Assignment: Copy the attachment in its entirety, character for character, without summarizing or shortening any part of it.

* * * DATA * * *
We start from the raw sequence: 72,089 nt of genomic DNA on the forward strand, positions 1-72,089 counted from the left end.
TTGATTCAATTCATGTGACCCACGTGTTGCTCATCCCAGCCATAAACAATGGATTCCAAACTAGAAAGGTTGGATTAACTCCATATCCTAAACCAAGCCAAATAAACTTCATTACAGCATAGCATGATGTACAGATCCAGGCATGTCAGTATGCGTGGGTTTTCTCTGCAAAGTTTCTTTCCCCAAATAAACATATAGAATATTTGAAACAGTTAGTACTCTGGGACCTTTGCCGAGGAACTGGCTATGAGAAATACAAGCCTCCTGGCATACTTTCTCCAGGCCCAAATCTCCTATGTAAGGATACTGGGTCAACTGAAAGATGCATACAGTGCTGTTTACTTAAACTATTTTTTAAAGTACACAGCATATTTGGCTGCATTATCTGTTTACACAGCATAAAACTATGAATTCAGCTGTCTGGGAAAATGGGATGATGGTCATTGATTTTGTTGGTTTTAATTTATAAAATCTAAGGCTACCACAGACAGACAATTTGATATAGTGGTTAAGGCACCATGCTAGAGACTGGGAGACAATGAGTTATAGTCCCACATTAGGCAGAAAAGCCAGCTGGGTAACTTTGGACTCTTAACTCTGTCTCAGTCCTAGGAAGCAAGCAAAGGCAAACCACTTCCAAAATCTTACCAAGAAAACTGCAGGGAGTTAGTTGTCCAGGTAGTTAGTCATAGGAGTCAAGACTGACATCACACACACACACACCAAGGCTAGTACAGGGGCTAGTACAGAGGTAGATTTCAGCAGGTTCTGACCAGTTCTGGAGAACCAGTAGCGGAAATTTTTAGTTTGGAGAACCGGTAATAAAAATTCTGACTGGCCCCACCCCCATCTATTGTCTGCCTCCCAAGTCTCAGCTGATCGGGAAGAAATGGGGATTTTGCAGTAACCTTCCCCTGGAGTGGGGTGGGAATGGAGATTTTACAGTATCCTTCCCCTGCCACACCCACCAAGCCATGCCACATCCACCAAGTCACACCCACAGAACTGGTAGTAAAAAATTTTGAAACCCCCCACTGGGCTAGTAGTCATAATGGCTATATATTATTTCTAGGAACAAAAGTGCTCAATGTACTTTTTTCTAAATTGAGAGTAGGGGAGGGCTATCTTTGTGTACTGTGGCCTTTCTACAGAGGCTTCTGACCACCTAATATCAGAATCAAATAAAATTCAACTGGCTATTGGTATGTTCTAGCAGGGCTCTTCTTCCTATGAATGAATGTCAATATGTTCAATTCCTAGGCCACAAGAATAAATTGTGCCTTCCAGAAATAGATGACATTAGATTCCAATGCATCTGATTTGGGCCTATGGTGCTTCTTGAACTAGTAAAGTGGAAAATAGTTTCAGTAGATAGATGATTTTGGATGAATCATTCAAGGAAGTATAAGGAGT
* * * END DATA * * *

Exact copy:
We start from the raw sequence: 72,089 nt of genomic DNA on the forward strand, positions 1-72,089 counted from the left end.
TTGATTCAATTCATGTGACCCACGTGTTGCTCATCCCAGCCATAAACAATGGATTCCAAACTAGAAAGGTTGGATTAACTCCATATCCTAAACCAAGCCAAATAAACTTCATTACAGCATAGCATGATGTACAGATCCAGGCATGTCAGTATGCGTGGGTTTTCTCTGCAAAGTTTCTTTCCCCAAATAAACATATAGAATATTTGAAACAGTTAGTACTCTGGGACCTTTGCCGAGGAACTGGCTATGAGAAATACAAGCCTCCTGGCATACTTTCTCCAGGCCCAAATCTCCTATGTAAGGATACTGGGTCAACTGAAAGATGCATACAGTGCTGTTTACTTAAACTATTTTTTAAAGTACACAGCATATTTGGCTGCATTATCTGTTTACACAGCATAAAACTATGAATTCAGCTGTCTGGGAAAATGGGATGATGGTCATTGATTTTGTTGGTTTTAATTTATAAAATCTAAGGCTACCACAGACAGACAATTTGATATAGTGGTTAAGGCACCATGCTAGAGACTGGGAGACAATGAGTTATAGTCCCACATTAGGCAGAAAAGCCAGCTGGGTAACTTTGGACTCTTAACTCTGTCTCAGTCCTAGGAAGCAAGCAAAGGCAAACCACTTCCAAAATCTTACCAAGAAAACTGCAGGGAGTTAGTTGTCCAGGTAGTTAGTCATAGGAGTCAAGACTGACATCACACACACACACACCAAGGCTAGTACAGGGGCTAGTACAGAGGTAGATTTCAGCAGGTTCTGACCAGTTCTGGAGAACCAGTAGCGGAAATTTTTAGTTTGGAGAACCGGTAATAAAAATTCTGACTGGCCCCACCCCCATCTATTGTCTGCCTCCCAAGTCTCAGCTGATCGGGAAGAAATGGGGATTTTGCAGTAACCTTCCCCTGGAGTGGGGTGGGAATGGAGATTTTACAGTATCCTTCCCCTGCCACACCCACCAAGCCATGCCACATCCACCAAGTCACACCCACAGAACTGGTAGTAAAAAATTTTGAAACCCCCCACTGGGCTAGTAGTCATAATGGCTATATATTATTTCTAGGAACAAAAGTGCTCAATGTACTTTTTTCTAAATTGAGAGTAGGGGAGGGCTATCTTTGTGTACTGTGGCCTTTCTACAGAGGCTTCTGACCACCTAATATCAGAATCAAATAAAATTCAACTGGCTATTGGTATGTTCTAGCAGGGCTCTTCTTCCTATGAATGAATGTCAATATGTTCAATTCCTAGGCCACAAGAATAAATTGTGCCTTCCAGAAATAGATGACATTAGATTCCAATGCATCTGATTTGGGCCTATGGTGCTTCTTGAACTAGTAAAGTGGAAAATAGTTTCAGTAGATAGATGATTTTGGATGAATCATTCAAGGAAGTATAAGGAGT